Troublemaker Studios is as far from a typical Hollywood VFX house as it is from Hollywood itself. Aside from the fact that, unlike nearly all other VFX facilities used for feature films, it isn’t located in Los Angeles, New York or Northern California, a look at how this operation ticks reveals a combination of creativity and
technology that makes for an unusual workflow
Most of the 60-some people who work at the Austin, Texas, production
company founded by Robert Rodriguez and his wife and business partner,
Elizabeth Avellà¡n, don’t have titles. They don’t even have job
descriptions. They simply have strengths and weaknesses. "There aren’t
defined roles here," explains John Ford, who reluctantly describes
himself as a digital artist. " Robert values people being
multi-dimensional and able to wear different hats."
"I consider myself a conceptual artist," adds Chris Olivia. "But I build it all on the fly in 3D."
Clones of Troublemaker aren’t likely to be popping up around the
country. There is, at last count, only one Robert Rodriguez. But other
directors will no doubt customize their own studios to realize their
own visions. Troublemaker proves that ubiquitous, affordable technology
– bolstered by some clever custom code – can go a long way to creating
a flexible production pipeline, and that a group of enthusiastic,
committed and talented artists can avoid rigid job descriptions while
staying efficient and making dazzling pictures.
Blurring the Lines
The lack of titles at Troublemaker reflects a bigger reality: Artists
aren’t pigeonholed into tasks such as modeler or TD or rotoscoper. They
even get the chance to add the occasional line of dialogue. Ford points
out that the divide between 2D and 3D found in most studios is very
blurred at Troublemaker. "The 3D artists do a lot of 2D work, which is
pretty unusual and a very powerful tool," he says. "When I’m working
out something in 3D, I will also be thinking in terms of how to work
the problem out in 2D. It can be a time-saver to jump between the two."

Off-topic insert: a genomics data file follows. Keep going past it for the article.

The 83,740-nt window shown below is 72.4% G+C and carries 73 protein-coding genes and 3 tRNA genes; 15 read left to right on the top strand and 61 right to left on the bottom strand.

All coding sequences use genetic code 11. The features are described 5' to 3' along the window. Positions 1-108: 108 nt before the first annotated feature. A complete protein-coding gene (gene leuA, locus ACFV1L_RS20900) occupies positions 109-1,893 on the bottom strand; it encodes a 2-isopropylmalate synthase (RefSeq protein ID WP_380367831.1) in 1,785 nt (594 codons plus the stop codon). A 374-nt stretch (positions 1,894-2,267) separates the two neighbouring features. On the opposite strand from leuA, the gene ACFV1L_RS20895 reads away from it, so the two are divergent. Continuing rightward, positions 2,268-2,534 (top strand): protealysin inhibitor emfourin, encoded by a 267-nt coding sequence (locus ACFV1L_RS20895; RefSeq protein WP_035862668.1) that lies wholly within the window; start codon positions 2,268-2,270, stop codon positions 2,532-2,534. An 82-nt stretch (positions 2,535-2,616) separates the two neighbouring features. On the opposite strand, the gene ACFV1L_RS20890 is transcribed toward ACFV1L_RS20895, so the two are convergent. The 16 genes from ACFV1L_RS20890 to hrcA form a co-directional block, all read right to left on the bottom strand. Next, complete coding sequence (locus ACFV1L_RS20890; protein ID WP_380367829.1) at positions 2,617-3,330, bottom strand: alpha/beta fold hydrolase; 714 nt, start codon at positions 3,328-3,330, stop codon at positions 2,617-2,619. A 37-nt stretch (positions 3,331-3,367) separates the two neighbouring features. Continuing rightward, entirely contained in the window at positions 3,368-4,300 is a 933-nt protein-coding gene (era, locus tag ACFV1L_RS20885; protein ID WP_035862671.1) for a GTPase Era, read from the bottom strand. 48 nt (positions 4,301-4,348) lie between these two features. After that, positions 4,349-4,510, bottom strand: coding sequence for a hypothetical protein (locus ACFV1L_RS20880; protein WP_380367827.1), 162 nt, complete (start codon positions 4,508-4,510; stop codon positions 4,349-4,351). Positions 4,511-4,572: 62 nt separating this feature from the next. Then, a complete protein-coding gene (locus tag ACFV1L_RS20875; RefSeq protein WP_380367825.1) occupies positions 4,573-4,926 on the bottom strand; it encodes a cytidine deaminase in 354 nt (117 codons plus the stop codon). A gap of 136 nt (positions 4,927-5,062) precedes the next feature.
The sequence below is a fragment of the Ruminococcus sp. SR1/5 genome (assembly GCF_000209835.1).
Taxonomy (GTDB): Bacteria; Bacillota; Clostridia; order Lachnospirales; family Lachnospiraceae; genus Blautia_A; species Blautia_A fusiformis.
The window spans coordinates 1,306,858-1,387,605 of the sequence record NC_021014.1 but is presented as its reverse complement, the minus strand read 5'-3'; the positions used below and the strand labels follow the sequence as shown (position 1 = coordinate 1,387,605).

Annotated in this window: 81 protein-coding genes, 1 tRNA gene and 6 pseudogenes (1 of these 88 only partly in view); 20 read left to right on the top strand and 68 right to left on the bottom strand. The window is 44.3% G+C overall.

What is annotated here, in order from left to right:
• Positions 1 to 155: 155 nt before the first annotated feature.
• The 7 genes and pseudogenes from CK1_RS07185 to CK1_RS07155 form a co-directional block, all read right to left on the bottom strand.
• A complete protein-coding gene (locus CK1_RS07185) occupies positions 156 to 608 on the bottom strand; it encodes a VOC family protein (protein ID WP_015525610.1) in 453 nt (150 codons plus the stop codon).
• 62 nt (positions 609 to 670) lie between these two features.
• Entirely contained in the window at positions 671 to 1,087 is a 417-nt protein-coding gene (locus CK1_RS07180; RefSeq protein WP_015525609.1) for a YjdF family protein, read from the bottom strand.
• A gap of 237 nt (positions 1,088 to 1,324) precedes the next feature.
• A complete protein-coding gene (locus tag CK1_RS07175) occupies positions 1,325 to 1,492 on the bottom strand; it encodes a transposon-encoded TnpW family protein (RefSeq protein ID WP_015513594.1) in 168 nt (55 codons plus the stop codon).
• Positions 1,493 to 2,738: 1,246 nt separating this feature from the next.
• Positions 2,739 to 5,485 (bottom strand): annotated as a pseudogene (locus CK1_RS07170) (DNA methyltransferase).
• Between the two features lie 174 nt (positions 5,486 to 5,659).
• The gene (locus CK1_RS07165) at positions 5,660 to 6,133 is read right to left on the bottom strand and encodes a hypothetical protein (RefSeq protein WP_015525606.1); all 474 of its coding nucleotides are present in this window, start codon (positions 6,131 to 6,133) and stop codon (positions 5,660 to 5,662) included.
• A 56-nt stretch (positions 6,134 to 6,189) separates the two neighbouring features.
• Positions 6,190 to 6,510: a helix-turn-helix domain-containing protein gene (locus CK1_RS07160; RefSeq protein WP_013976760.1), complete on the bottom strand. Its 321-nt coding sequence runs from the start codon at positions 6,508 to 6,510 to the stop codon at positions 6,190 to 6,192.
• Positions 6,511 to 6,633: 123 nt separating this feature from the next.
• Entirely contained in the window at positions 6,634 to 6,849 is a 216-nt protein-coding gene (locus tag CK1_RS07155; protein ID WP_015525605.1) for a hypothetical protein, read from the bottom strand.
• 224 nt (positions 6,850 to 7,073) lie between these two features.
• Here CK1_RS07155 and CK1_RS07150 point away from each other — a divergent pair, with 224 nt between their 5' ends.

Alex Toader, whose strength is concept art, has found that "being part
of every aspect of production" has helped him to be more creative in
everything he does.
Troublemaker’s artists get a chance to work on sequences from beginning
to end. The compartmentalized nature of most major VFX facilities
simply doesn’t exist here. "You’re expected to do everything, and
that’s been a huge learning experience," says Ford. "It’s not uncommon
for one of us to get a shot, completely choreograph it, create an
animatic, get a feel for Robert’s vision and then take it all the way
to the end, finishing the shot." Olivia reports that he created 400
animatics, covering nearly every action sequence in The Adventures of Shark Boy and Lava Girl in 3-D.
"This allowed me to touch every shot in the movie and work so closely
with the director," he says. "I’d never been able to do that before."
Add to that the crazy brew of multiple projects running simultaneously.
"It takes a while to get used to," admits Rodney Brunet, who worked on
a violent scene in Sin City the same day as a scene set in the Land of Milk and Cookies for Shark Boy.
"Our production schedules are so pressed that we’re always in crunch
mode- we’ll never work on just one project at a time, and that can be
The geography of Rodriguez’s productions also offers an unusual twist:
Troublemaker artists work upstairs while the productions are shot
downstairs. The proximity encourages artistic involvement of the VFX
crew throughout the shoot. "Sometimes we’d even show the actor what we
need him to do by showing the animatic," says Toader.
Everyone involved agrees that this topsy-turvy way of working has
little to do with technology. Troublemaker Studios is full of
leading-edge gear, from 3D camera rigs to the latest HD cameras. But
Troublemaker is really a reflection of Robert Rodriguez, a filmmaker
known for his extensive collection of hats, from director, writer and
cinematographer through to editor and composer. Rodriguez founded the
facility as a visual playground. To bring the pictures in his head to
life, Rodriguez needed pre-vis – lots of it – to work out the
complexities of his VFX-heavy digital productions through concept
design and animatics. "We work very closely with the director," says 2D
supervisor Eric Pham." Robert looks at everything we do. In other
houses, there’s a VFX supervisor. Here, he is our VFX supervisor and
everything filters through him."
The Pre-vis Process
Picture a table ringed by the director and his merry band of pre-vis
pranksters. Throw in a stack of paper and some pencils and watch the
rounds of fast, fast sketching. Now move those sketches around the
table, each artist looking at the others’ work, with the longest pause